A $4.6 billion shale gas pipeline that already has been delayed by about a year is facing another setback after a court vacated a key permit.
A U.S. appeals court voided a federal authorization for EQT Midstream Partners’ Mountain Valley conduit, which is designed to carry natural gas from the Marcellus basin in Appalachia — America’s biggest reservoir of the fuel — to Southeast markets.
The court sided with environmental groups in a ruling Oct. 2, saying the Army Corps of Engineers wasn’t allowed to require a certain method for building across rivers after West Virginia already had imposed a special condition for that work.
The decision is “a huge blow to the project and a real surprise to us,” Bloomberg analyst Brandon Barnes said.
EQT Midstream is “disappointed” with the decision and is in the process of figuring out whether it can continue construction that doesn’t include stream and wetland crossings along the affected portion of the pipeline route, spokeswoman Natalie Cox said in an e-mail statement.
The developer expects to apply for a new Army Corps permit once West Virginia’s proposed water crossing modifications are considered. Mountain Valley anticipates receiving a new permit early next year, allowing the project to continue targeting full in-service in the fourth quarter of next year, Cox said.
- EQT Midstream
- NextEra Energy Inc.
- Consolidated Edison Inc.
- WGL Holdings Inc.
- RGC Resources Inc.
Mountain Valley has faced mounting legal and regulatory hurdles, which have pushed the project’s estimated start date from its original timeline a year earlier and forced the developer to raise cost estimates by almost $1 billion.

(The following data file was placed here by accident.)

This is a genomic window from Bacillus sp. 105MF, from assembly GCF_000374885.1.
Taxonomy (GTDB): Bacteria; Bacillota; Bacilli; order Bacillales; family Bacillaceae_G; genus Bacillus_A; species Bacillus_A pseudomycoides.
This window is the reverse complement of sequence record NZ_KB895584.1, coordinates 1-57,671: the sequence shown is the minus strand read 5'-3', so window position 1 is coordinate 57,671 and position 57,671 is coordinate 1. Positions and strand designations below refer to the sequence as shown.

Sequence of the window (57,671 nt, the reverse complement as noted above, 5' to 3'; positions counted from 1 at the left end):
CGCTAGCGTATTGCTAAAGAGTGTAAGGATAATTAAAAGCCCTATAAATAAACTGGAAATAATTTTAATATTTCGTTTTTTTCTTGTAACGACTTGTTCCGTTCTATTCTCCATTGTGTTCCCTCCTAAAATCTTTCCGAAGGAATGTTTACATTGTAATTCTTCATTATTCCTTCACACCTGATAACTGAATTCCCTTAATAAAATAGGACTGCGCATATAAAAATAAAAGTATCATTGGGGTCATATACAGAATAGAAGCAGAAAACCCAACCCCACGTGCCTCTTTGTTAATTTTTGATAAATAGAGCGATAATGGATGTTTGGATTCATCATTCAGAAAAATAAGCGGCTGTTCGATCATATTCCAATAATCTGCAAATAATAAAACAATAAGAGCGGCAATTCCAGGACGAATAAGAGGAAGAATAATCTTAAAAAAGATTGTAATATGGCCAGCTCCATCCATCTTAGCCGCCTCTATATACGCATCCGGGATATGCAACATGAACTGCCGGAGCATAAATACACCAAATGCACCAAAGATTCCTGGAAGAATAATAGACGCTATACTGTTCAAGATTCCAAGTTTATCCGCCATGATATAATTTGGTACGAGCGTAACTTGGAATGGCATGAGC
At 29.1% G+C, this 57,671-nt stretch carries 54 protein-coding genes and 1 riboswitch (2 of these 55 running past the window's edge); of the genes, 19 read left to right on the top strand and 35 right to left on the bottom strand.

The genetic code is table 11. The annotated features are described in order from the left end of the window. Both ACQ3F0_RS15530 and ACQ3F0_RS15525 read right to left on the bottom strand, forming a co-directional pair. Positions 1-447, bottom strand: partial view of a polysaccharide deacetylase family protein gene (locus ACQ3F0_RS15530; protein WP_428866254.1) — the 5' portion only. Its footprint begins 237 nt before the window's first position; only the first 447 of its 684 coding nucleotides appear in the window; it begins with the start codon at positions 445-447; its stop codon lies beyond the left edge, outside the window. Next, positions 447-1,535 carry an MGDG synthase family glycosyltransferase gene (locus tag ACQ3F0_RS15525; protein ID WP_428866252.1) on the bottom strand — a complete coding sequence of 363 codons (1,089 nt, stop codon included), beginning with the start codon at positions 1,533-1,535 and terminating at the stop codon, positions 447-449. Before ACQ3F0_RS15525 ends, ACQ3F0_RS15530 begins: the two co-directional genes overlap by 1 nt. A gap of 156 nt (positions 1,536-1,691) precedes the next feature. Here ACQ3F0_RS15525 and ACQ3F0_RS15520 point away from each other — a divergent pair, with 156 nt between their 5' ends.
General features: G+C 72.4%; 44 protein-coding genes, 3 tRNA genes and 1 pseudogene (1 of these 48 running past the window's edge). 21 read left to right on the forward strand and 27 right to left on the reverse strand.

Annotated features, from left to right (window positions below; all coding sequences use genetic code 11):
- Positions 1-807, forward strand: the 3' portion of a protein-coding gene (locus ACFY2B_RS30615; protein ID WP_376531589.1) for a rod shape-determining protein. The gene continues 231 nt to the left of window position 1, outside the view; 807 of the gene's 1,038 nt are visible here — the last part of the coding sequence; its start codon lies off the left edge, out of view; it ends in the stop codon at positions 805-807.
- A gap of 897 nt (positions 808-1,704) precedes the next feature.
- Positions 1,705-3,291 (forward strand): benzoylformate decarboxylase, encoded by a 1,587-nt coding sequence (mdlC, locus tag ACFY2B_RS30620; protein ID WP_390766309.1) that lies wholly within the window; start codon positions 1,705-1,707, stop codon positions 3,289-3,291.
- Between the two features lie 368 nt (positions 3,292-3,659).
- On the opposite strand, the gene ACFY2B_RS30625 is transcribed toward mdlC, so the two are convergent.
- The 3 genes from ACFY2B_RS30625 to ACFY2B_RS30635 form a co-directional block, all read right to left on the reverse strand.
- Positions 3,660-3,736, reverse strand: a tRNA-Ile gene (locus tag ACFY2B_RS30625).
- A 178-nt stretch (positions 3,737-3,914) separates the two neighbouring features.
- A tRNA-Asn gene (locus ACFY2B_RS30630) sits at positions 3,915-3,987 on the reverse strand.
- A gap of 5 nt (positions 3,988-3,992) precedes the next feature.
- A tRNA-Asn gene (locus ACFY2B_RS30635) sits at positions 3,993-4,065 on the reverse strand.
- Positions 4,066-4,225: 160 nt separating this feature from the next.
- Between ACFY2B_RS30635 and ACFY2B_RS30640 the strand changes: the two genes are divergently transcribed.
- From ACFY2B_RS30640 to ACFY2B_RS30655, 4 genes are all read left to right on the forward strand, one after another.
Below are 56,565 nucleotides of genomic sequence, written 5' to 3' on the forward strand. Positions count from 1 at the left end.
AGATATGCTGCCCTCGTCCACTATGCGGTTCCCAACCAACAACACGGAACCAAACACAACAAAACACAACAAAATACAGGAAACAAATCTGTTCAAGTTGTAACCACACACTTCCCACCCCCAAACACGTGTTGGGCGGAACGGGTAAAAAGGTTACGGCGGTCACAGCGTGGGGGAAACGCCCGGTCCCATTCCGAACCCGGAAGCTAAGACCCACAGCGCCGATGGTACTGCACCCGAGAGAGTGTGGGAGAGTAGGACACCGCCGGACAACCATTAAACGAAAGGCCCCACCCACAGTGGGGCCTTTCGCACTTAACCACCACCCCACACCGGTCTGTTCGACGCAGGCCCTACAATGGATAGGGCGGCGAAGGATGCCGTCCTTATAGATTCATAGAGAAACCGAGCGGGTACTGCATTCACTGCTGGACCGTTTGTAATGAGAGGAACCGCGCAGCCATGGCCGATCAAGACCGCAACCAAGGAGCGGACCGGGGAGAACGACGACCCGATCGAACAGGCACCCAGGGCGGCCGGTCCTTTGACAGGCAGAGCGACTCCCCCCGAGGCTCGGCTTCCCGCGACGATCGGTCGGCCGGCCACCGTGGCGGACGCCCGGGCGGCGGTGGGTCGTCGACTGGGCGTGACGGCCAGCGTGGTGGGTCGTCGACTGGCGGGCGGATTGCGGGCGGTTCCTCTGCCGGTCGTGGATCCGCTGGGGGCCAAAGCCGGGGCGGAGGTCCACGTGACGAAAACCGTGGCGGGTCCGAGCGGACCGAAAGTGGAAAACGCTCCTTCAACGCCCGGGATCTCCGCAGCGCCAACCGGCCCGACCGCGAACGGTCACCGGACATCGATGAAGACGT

Other eastern U.S. pipeline projects, including Dominion Energy Inc.’s Atlantic Coast line, have faced similar woes. The conduits would join several built in the region over the past few years as Marcellus drillers seek outlets for abundant shale supply.
The same court in late June issued a stay on a portion of the Army Corps’ permit, which was lifted Aug. 29. Since the initial stay, EQT Corp. has seen its shares fall 21%.
The Federal Energy Regulatory Commission, which oversees state-crossing gas pipelines, likely will halt all construction on the project in response to the court’s most recent order, Barnes said. Work on the pipeline already was ordered to stop for about a month after the U.S. Court of Appeals for the Fourth Circuit vacated permits from the Bureau of Land Management and Forest Service.
Mountain Valley would transport Appalachian shale gas 303 miles from northwestern West Virginia to southern Virginia.